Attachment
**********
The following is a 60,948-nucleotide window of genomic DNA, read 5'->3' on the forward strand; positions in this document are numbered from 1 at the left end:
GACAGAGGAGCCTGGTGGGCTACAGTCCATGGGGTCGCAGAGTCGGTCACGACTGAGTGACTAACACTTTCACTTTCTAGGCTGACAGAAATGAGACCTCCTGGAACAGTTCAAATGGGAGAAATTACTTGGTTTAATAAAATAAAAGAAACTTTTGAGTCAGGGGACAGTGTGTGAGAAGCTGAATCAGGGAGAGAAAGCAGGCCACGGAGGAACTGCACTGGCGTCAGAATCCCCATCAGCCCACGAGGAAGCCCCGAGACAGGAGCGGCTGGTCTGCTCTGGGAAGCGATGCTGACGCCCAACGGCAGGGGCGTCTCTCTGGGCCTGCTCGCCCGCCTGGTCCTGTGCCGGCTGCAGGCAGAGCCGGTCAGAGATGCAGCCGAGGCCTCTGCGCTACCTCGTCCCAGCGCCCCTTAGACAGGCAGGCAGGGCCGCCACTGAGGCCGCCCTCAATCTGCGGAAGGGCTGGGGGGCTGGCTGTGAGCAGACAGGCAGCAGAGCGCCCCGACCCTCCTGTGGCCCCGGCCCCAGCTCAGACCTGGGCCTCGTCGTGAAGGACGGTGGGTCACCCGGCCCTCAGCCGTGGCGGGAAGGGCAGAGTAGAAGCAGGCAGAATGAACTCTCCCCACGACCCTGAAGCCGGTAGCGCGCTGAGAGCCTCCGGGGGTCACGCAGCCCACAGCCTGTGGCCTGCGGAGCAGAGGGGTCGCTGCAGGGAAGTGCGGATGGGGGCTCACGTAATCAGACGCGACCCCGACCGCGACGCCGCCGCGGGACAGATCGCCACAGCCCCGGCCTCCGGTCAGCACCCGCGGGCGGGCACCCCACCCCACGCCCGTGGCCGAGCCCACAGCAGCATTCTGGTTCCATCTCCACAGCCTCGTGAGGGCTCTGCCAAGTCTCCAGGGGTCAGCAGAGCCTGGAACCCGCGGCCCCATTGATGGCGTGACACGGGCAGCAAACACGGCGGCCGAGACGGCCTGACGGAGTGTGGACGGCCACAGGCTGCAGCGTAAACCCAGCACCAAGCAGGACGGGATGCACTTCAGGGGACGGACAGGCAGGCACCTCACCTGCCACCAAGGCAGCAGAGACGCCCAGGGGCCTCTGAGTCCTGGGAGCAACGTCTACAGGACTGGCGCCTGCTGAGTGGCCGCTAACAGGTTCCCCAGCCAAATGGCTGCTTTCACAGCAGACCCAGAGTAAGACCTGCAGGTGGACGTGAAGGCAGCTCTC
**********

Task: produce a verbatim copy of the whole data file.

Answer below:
The following is a 60,948-nucleotide window of genomic DNA, read 5'->3' on the forward strand; positions in this document are numbered from 1 at the left end:
GACAGAGGAGCCTGGTGGGCTACAGTCCATGGGGTCGCAGAGTCGGTCACGACTGAGTGACTAACACTTTCACTTTCTAGGCTGACAGAAATGAGACCTCCTGGAACAGTTCAAATGGGAGAAATTACTTGGTTTAATAAAATAAAAGAAACTTTTGAGTCAGGGGACAGTGTGTGAGAAGCTGAATCAGGGAGAGAAAGCAGGCCACGGAGGAACTGCACTGGCGTCAGAATCCCCATCAGCCCACGAGGAAGCCCCGAGACAGGAGCGGCTGGTCTGCTCTGGGAAGCGATGCTGACGCCCAACGGCAGGGGCGTCTCTCTGGGCCTGCTCGCCCGCCTGGTCCTGTGCCGGCTGCAGGCAGAGCCGGTCAGAGATGCAGCCGAGGCCTCTGCGCTACCTCGTCCCAGCGCCCCTTAGACAGGCAGGCAGGGCCGCCACTGAGGCCGCCCTCAATCTGCGGAAGGGCTGGGGGGCTGGCTGTGAGCAGACAGGCAGCAGAGCGCCCCGACCCTCCTGTGGCCCCGGCCCCAGCTCAGACCTGGGCCTCGTCGTGAAGGACGGTGGGTCACCCGGCCCTCAGCCGTGGCGGGAAGGGCAGAGTAGAAGCAGGCAGAATGAACTCTCCCCACGACCCTGAAGCCGGTAGCGCGCTGAGAGCCTCCGGGGGTCACGCAGCCCACAGCCTGTGGCCTGCGGAGCAGAGGGGTCGCTGCAGGGAAGTGCGGATGGGGGCTCACGTAATCAGACGCGACCCCGACCGCGACGCCGCCGCGGGACAGATCGCCACAGCCCCGGCCTCCGGTCAGCACCCGCGGGCGGGCACCCCACCCCACGCCCGTGGCCGAGCCCACAGCAGCATTCTGGTTCCATCTCCACAGCCTCGTGAGGGCTCTGCCAAGTCTCCAGGGGTCAGCAGAGCCTGGAACCCGCGGCCCCATTGATGGCGTGACACGGGCAGCAAACACGGCGGCCGAGACGGCCTGACGGAGTGTGGACGGCCACAGGCTGCAGCGTAAACCCAGCACCAAGCAGGACGGGATGCACTTCAGGGGACGGACAGGCAGGCACCTCACCTGCCACCAAGGCAGCAGAGACGCCCAGGGGCCTCTGAGTCCTGGGAGCAACGTCTACAGGACTGGCGCCTGCTGAGTGGCCGCTAACAGGTTCCCCAGCCAAATGGCTGCTTTCACAGCAGACCCAGAGTAAGACCTGCAGGTGGACGTGAAGGCAGCTCTC